A highly cluttered retail landscape. A small footprint in which to attract, engage, communicate and sell. A regulatory agency that mandates format and consumer information. A perishable product that has to be kept safe and fresh from source to shopping cart.
Designing packaging for food is not like designing for any other product category. From messaging and visual strategy to labeling to choosing the right structure, food packaging takes know-how.
The first imperative for food packaging, of course, is creating taste appeal. Whether the product is completely encased in a box or prominently displayed in a clear pack, it has to look delicious. And that presents its own challenges. Beyond that, here are three other reasons why designing for food takes experience and expertise:
Humans have an essential, eternal relationship with food. Long-standing traditions and consumer behaviors influence the ways in which food is packed, processed and prepared.
By its very nature, food gives us cues — through color, aroma, and texture — about whether it’s fresh and safe to eat. We learn early to identify ripe from unripe bananas, to discard wilted lettuce leaves.
Packaging conventions, too, have evolved to help consumers make quick judgments about food products. Categories have taken on color associations — like blue in dairy and green in natural. The shape of a package tells us how something should be eaten. Visual cues tell us a product is meant for breakfast or dinner. In a crowded retail landscape packed with competing products, these cues act as mental shortcuts, helping shoppers choose products quickly.
Those profoundly intrinsic ideas about what food should look like or be, however, can make packaging innovations a challenge. So, when designing for food, there’s a sweet spot that lies between pushing the envelope to break away from the pack and meeting the consumer’s long-held beliefs and expectations. It’s a delicate dance to stay within the needed cues for success yet move beyond boring and typical.
What’s more, trust is a major factor. A package still needs to reassure the buyer that the food is fresh, delicious and safe to consume.
Packaging commonly serves a critical function for food: It needs to keep the product safe through shipping, handling and stocking — and then still look great in the retail environment. The goal isn’t just getting the product to the point of sale; after the shopper makes the purchase, the package continues to protect and preserve as the product is packed in lunch boxes or tucked into the freezer.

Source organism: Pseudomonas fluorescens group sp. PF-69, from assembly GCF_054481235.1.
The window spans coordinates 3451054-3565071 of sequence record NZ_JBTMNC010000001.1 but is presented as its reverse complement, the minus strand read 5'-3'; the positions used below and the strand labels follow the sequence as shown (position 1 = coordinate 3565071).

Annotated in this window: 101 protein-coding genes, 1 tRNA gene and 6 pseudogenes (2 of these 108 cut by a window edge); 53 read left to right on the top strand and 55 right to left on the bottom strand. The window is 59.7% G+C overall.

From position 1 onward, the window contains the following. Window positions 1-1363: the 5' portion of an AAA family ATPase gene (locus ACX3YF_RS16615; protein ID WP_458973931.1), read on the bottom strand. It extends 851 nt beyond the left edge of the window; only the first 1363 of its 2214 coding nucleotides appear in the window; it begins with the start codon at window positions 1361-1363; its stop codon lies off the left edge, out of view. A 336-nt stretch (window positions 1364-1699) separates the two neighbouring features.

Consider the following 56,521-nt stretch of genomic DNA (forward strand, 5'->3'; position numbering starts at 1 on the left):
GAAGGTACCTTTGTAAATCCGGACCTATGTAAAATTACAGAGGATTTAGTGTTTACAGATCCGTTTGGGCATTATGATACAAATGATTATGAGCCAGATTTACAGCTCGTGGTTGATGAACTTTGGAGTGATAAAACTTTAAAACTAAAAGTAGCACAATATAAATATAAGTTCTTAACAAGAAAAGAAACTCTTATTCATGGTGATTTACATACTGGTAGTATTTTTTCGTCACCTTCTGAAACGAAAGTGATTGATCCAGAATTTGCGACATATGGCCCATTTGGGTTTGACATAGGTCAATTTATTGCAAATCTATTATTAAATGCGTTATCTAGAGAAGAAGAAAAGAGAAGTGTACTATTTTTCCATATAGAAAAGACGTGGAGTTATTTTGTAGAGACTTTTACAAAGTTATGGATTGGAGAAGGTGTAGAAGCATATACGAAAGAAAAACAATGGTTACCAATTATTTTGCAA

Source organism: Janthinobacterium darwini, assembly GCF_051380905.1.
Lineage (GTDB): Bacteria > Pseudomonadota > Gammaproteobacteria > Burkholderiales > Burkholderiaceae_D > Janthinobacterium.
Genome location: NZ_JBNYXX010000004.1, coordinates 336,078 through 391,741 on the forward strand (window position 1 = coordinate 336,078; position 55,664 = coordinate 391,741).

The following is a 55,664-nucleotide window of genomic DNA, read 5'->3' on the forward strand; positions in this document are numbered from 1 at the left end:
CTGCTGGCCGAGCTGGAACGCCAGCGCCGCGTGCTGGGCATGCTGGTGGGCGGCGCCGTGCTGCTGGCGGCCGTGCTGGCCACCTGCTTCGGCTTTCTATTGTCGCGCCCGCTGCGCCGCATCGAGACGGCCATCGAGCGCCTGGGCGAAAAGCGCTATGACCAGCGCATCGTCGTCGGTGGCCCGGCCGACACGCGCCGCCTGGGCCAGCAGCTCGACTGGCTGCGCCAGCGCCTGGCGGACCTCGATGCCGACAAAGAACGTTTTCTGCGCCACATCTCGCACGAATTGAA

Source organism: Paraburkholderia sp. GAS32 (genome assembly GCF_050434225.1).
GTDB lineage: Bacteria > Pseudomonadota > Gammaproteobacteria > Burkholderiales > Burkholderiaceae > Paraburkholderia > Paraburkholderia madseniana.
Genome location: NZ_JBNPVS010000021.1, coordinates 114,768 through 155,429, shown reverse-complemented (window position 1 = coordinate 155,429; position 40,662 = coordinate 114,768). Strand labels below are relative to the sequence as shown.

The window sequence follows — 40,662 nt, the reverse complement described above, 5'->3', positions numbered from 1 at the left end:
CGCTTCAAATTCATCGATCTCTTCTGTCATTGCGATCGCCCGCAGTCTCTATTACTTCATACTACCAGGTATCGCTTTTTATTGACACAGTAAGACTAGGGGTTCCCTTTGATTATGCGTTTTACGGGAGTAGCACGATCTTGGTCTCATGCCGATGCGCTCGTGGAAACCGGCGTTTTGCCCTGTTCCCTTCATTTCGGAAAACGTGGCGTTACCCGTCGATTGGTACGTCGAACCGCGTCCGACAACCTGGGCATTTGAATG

And, depending on the product, there are further complexities in food packaging. It needs to have just the right ventilation. It needs to make it through the cold chain intact. It has to stack efficiently in transit. When designing for fresh food, packaging architecture is the starting point, not a late-in-the-process consideration.
That’s different than, say, designing for fashion packaging, which is primarily about enticing consumers, offering novelty and communicating status. These are also important factors when designing for food, but if you miss the mark on functionality, the consequences may be dire. Product recalls and reimbursements for damaged goods due to faulty packaging don’t just affect your bottom line; they diminish a brand’s reputation in ways that are difficult to recover from.
Considering the practical aspects of design for food is vital. To ensure your product is seen in its best light at every touchpoint, it’s imperative to think through the entire life cycle of the product.
Finally, design and packaging for food is heavily regulated, which constrains creative choices and reduces available space for brand messaging. From type size to required labeling, your design options are limited by government standards, requirements in your industry (like alcohol or snacking) and the real estate available on your pack form.
Food packaging design isn’t a creative free-for-all. In many cases, entities like the FDA and USDA dictate type sizes, control language usage in product claims, enforce the size and placement of nutrition labeling, and limit the use of certain materials and inks that can come into contact with the product.
With most design projects, you arrive at a solution by breaking the rules. With package design for food, it’s ok to be disruptive, but you need to be keenly aware of the set boundaries and how far they can be pushed. Nobody wants their package to feel like it came from a template, but even more so, nobody wants to endure a costly update because their packaging is noncompliant.
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